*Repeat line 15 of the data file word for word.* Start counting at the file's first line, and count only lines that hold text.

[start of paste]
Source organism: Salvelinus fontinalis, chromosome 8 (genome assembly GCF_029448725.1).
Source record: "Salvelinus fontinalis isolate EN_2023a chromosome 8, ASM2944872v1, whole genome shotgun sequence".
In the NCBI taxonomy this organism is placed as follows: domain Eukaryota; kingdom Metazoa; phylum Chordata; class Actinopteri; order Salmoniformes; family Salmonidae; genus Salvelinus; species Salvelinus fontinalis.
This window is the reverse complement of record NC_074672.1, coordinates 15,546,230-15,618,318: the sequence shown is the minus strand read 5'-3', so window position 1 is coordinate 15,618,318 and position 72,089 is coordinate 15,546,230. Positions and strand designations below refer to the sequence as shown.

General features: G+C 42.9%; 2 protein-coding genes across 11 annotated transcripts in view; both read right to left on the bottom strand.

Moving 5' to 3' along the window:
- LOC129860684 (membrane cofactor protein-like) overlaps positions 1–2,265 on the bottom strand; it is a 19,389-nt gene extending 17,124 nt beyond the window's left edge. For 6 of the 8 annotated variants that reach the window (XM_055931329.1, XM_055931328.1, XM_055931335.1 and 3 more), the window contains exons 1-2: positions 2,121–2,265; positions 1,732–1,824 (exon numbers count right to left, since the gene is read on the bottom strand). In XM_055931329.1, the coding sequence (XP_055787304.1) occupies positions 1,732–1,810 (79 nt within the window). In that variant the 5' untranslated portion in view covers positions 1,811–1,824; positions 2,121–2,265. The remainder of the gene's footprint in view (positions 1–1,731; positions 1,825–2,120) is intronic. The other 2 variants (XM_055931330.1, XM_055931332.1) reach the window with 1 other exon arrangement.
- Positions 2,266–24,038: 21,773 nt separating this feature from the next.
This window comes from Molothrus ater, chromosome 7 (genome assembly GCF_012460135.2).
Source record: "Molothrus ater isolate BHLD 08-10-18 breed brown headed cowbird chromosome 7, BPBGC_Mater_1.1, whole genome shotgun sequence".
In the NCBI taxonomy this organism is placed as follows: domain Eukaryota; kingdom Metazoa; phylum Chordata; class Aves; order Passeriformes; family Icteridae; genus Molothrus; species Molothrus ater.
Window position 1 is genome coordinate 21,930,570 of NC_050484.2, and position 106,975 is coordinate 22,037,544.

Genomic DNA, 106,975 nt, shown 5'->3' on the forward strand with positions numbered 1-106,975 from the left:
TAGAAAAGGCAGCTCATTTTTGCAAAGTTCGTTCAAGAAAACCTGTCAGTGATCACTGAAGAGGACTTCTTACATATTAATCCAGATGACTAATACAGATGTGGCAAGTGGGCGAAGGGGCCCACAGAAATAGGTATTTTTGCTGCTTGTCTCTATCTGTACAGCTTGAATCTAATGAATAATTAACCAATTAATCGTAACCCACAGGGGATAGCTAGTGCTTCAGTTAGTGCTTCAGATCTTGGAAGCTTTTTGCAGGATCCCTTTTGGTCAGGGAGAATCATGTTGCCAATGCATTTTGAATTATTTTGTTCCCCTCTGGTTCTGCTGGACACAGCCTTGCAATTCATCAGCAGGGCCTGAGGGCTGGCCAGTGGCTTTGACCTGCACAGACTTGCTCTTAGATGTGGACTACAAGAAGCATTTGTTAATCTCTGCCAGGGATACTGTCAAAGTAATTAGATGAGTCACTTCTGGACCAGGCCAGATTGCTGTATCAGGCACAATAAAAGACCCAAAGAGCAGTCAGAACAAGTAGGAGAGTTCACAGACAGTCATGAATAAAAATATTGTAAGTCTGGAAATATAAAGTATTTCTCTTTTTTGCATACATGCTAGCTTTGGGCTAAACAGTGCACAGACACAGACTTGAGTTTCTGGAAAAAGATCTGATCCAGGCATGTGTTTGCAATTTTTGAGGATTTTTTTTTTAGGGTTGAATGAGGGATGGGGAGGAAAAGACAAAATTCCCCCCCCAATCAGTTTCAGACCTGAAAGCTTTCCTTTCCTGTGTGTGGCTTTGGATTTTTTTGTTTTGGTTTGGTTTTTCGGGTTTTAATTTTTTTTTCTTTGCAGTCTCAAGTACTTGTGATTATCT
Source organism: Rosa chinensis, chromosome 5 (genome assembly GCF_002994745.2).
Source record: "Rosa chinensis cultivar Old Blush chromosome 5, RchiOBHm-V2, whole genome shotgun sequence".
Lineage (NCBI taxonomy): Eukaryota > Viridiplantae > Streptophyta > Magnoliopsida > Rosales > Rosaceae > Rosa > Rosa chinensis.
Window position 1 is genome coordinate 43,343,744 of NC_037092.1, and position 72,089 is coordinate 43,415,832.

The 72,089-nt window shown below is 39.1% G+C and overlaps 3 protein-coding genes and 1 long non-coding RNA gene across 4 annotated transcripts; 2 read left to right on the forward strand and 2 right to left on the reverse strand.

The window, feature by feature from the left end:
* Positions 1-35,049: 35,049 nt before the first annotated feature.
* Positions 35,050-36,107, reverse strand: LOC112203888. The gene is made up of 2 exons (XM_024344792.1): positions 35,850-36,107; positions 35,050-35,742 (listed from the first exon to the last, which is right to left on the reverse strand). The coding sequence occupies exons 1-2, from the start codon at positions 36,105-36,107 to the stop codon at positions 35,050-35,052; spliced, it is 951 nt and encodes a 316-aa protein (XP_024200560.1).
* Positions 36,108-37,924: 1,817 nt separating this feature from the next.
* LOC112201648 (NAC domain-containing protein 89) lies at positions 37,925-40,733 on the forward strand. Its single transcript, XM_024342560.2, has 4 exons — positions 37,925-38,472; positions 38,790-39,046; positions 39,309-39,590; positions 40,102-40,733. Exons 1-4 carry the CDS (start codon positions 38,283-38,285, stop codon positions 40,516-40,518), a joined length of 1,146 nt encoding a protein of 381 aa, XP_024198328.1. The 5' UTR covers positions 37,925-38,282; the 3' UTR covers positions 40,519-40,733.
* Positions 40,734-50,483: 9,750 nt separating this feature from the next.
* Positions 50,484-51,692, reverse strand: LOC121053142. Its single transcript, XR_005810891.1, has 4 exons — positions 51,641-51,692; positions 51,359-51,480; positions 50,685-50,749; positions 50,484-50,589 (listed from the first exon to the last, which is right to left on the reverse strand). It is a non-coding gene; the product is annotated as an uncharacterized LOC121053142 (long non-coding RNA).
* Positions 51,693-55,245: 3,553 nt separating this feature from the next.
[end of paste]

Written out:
Source organism: Rosa chinensis, chromosome 5 (genome assembly GCF_002994745.2).